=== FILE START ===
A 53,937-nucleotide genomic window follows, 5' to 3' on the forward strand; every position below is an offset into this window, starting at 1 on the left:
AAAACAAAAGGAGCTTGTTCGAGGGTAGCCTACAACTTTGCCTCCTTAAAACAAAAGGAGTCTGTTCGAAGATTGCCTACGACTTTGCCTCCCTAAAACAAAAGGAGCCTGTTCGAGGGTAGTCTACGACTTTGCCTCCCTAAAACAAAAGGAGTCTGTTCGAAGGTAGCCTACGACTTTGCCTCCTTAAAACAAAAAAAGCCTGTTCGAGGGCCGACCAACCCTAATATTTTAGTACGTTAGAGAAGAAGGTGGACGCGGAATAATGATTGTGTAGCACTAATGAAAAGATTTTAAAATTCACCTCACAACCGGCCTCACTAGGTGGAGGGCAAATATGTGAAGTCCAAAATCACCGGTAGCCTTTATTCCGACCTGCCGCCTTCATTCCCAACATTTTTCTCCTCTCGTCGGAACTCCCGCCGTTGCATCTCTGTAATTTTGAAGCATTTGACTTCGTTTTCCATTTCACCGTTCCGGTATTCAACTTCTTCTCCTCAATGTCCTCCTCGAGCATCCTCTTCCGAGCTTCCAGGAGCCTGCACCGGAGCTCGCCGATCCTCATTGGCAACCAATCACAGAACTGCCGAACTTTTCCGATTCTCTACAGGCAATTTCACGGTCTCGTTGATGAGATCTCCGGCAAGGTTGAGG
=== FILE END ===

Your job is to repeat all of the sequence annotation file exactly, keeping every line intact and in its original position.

A 53,937-nucleotide genomic window follows, 5' to 3' on the forward strand; every position below is an offset into this window, starting at 1 on the left:
AAAACAAAAGGAGCTTGTTCGAGGGTAGCCTACAACTTTGCCTCCTTAAAACAAAAGGAGTCTGTTCGAAGATTGCCTACGACTTTGCCTCCCTAAAACAAAAGGAGCCTGTTCGAGGGTAGTCTACGACTTTGCCTCCCTAAAACAAAAGGAGTCTGTTCGAAGGTAGCCTACGACTTTGCCTCCTTAAAACAAAAAAAGCCTGTTCGAGGGCCGACCAACCCTAATATTTTAGTACGTTAGAGAAGAAGGTGGACGCGGAATAATGATTGTGTAGCACTAATGAAAAGATTTTAAAATTCACCTCACAACCGGCCTCACTAGGTGGAGGGCAAATATGTGAAGTCCAAAATCACCGGTAGCCTTTATTCCGACCTGCCGCCTTCATTCCCAACATTTTTCTCCTCTCGTCGGAACTCCCGCCGTTGCATCTCTGTAATTTTGAAGCATTTGACTTCGTTTTCCATTTCACCGTTCCGGTATTCAACTTCTTCTCCTCAATGTCCTCCTCGAGCATCCTCTTCCGAGCTTCCAGGAGCCTGCACCGGAGCTCGCCGATCCTCATTGGCAACCAATCACAGAACTGCCGAACTTTTCCGATTCTCTACAGGCAATTTCACGGTCTCGTTGATGAGATCTCCGGCAAGGTTGAGG